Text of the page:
Chances are, if you've given your dog a bath, he has gone absolutely crazy afterward. There are a bunch of reasons for this behavior, from feeling relieved to trying to get rid of a new scent. Often referred to as the "Doggie 500", this can often end up with your dog running over couches, tables, chairs, and anything else they can get their paws on. If you as the owner are not adequately prepared, this can actually end up resulting in damage to property. While there is no definitive proof as to what causes this behavior, there are a few existing theories outlined below that you should know about.
The Root of the Behavior
When your dog bolts after his bath is done, it could definitely be a sign of total relief. Generally, you dog is not going to be too keen on getting a thorough washing, especially if he has spent the whole day playing outside in the mud! As they wait, there is bound to be a ton of nervous energy that builds up. So when you finally dry them off, they are supercharged with anxious energy, and simply need to burn it off.
Related to this nervous energy is another explanation, which is pure unadulterated fun. Just like you, when your dog is able to release all that nervous, pent-up energy they are ready to have a good time! Be forewarned however, that with all that excitement there may be a potty break, sooner rather than later.
Dogs care very much about scent. They use it to mark their territory, and keep track of who is in their "pack". Most shampoos, even those designed for dogs, can be more than a thousand times stronger than your animals natural scent. Pair that with a nose over 500 times more sensitive than yours, and you could very well have a dog in the throes of sensory overload! Because of this, a lot of modern veterinary doctors suggest using neutral or unscented soaps and shampoos when cleaning your canine.
Stress is another common cause of what many pet owners refer to as the "zooms". Plenty of dogs have oils that their skin secretes to keep their coat thick and breathable. When you get them into the bath, they are suddenly confronted by strange body sensations and an inability to regulate their temperature. Once towelled off, they quickly go from feeling overheated to freezing cold! The best way for them to counter this is to raise their metabolism and body heat by running everywhere they can.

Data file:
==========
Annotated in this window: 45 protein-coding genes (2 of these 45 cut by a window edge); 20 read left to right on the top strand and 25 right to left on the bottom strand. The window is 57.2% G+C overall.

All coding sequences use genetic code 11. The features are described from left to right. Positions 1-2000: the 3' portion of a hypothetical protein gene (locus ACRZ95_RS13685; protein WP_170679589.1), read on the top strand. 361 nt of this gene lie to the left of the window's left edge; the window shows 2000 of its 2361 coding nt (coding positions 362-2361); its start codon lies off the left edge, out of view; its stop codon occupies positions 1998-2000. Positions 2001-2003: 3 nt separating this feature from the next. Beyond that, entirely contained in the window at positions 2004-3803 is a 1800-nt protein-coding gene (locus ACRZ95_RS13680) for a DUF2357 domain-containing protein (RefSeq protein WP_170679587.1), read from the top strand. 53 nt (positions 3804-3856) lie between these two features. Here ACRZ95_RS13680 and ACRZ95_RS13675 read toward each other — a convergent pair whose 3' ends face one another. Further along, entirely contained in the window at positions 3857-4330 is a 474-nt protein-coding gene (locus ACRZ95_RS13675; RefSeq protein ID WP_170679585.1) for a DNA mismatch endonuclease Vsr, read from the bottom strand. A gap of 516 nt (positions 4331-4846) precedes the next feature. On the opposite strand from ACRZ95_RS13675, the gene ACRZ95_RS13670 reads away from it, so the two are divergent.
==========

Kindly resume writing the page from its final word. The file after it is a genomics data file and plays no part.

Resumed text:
Encouraging the Behavior
The running that comes after your dogs bath can be truly entertaining. Who doesn't love seeing their dog at the height of his excitement, jumping around the yard to his heart’s content? This can actually be a great way to get a lazy animal to let loose and get some exercise while socializing with you, the owner.
Another thing to keep in mind is your dog’s scent, and how changing that can impact his behavior, especially around other animals. Changing the natural smells that your dog cultivates can make them shy or scared around other animals. It impacts their confidence and overwhelms their senses, which puts them automatically into a defensive mood. This can result in a lot of conflict if they’re put into a social situation with new people or animals.
Finally, if the running indicates to you that giving your dog a bath is causing more anxiety than good, it may be time to explore other options. Professional groomers, while sometimes costly, have several techniques to avoid giving your dog added stress. A lot of owners choose to stay at the grooming station while the dog is taken care of, to make sure they stay even more comfortable. If you would still like to take care of your dog’s cleanliness yourself, there are several pet stores and vet offices that offer dry shampoos and conditioners that enable you to keep your dog dry and comfortable.
Other Solutions and Considerations
If your dog is getting stressed out by the bath, it might be time to prepare for the running behavior before you clean him off. Many dog owners have invested in warming mats for their bathroom, and a few even purchase dog-specific blow dryers. Another way to circumvent any damage done by this so-called "Doggie 500" is to prepare the house for your dog's crazy antics before you even run the bath.
If your dog gets excited and nervous before you can even get them into the bathroom, a lot of animal behaviorists suggest giving your dog a heavy dose of exercise prior to running their bath. This could be anything from a long run, a play session in the backyard, or if you're really trying to spoil him, a messy romp in the dirt and mud. What's the harm, since you'll be cleaning them after anyways?
Regardless of your dog’s opinion on bath time, it often cannot be avoided. No one wants a house stunk up by a stinky canine companion. But if you simply can’t handle the chaos, or your dog’s moods tend to be negatively impacted by getting wet, there are several options available to keep them at ease. Dogs can be tricky to handle, but “water” you going to do?